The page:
A 16-year-old in South Carolina sued the state's Department of Motor Vehicles on Tuesday because the agency won't allow the teen to take a driver's license photo wearing makeup.
Chase Culpepper, who was born male, regularly wears makeup and either androgynous or women's clothing. The teen doesn't identify as male or female and does not wish to be referred to as "he" or "she." During a news conference Tuesday at the Statehouse in Columbia, Culpepper told reporters that being ordered by officials to remove what they called a disguise was degrading.
"I left the DMV feeling humiliated," Culpepper said. "I want to be myself and have a driver's license photo that reflects that."
Having already passed a driving test, Culpepper in March went to a DMV office in Anderson, about 100 miles northwest of Columbia, to get a driver's license. That day, as is the case every day, Culpepper wore makeup and dressed as a woman.
But the agency wouldn't let Culpepper wear makeup for a photo because of a policy that bans license pictures when someone is purposefully altering his or her appearance. After several attempts, Culpepper says the makeup was removed to the satisfaction of DMV employees, and a license photo was ultimately taken.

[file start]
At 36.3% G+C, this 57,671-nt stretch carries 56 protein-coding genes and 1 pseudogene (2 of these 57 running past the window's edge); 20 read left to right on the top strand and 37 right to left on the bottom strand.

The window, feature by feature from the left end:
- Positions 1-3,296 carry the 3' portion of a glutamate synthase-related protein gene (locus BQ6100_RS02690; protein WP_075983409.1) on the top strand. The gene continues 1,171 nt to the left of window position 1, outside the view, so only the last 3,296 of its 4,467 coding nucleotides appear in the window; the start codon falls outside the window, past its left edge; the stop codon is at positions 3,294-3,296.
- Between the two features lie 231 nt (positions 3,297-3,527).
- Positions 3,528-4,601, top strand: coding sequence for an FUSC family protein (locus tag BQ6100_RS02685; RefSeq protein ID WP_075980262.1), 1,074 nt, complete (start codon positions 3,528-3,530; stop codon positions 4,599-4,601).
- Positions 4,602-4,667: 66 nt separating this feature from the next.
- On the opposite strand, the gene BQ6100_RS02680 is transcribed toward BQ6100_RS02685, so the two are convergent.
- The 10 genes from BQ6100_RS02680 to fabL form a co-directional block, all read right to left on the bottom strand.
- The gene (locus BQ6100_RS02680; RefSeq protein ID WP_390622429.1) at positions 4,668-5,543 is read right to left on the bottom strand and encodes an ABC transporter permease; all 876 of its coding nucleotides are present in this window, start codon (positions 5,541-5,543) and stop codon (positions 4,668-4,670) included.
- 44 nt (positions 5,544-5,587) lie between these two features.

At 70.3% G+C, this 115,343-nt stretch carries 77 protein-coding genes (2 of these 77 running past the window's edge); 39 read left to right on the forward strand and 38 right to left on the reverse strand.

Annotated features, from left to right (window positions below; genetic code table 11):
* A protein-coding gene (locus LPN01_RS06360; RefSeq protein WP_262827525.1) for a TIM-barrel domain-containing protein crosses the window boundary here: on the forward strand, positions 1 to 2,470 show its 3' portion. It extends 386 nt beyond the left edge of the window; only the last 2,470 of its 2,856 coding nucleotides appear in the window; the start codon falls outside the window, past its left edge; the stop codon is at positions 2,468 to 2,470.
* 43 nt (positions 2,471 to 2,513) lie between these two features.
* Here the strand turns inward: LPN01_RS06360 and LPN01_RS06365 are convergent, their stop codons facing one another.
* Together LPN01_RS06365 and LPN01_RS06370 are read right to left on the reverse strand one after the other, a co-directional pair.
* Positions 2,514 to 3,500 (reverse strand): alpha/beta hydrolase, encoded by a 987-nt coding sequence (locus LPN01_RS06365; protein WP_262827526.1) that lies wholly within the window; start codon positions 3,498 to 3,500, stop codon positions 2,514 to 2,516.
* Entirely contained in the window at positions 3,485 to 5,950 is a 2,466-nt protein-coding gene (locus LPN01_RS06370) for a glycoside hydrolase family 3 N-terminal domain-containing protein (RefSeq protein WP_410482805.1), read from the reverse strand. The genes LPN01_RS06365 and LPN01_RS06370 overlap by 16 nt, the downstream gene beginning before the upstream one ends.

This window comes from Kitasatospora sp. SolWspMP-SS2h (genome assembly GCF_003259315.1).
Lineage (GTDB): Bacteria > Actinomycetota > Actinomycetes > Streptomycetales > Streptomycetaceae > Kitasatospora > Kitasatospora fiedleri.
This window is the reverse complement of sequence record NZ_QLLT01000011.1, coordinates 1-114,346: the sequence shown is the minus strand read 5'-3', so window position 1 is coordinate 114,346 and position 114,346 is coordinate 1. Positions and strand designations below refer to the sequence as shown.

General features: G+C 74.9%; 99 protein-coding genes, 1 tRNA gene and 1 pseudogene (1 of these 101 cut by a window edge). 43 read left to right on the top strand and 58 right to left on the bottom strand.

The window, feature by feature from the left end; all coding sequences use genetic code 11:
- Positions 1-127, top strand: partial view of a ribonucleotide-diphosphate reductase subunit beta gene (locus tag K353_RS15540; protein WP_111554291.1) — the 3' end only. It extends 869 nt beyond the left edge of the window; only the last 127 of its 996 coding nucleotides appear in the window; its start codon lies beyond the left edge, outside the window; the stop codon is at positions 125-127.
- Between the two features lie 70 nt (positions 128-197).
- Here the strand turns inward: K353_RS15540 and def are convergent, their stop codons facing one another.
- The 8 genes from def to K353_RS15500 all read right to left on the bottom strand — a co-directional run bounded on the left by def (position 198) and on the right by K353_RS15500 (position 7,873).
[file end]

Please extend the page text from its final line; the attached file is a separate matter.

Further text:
In June, a New York group known as the Transgender Legal Defense and Education Fund wrote to DMV officials, asking that Culpepper be allowed to have a new photo taken that's more reflective of the teen's daily attire. The agency refused, citing DMV policy saying that "at no time will an applicant be photographed when it appears that he or she is purposely altering his or her appearance so that the photo would misrepresent his or her identity."
The group assisted in Culpepper's lawsuit, writing in the complaint that the policy is unconstitutionally vague and should be discarded, and that Culpepper should be allowed to take a new photo.
The policy "lets DMV employees arbitrarily decide how men and women need to look without regard for the rights of the people that they are supposed to serve," Michael Silverman, the fund's executive director, said Tuesday. "Chase should be allowed to get a driver's license without being subjected to sex discrimination."
DMV officials did not immediately respond to a request for comment on the lawsuit. Silverman said he was not aware of another such case in the country involving a DMV's refusal to take a person's license photo based on makeup.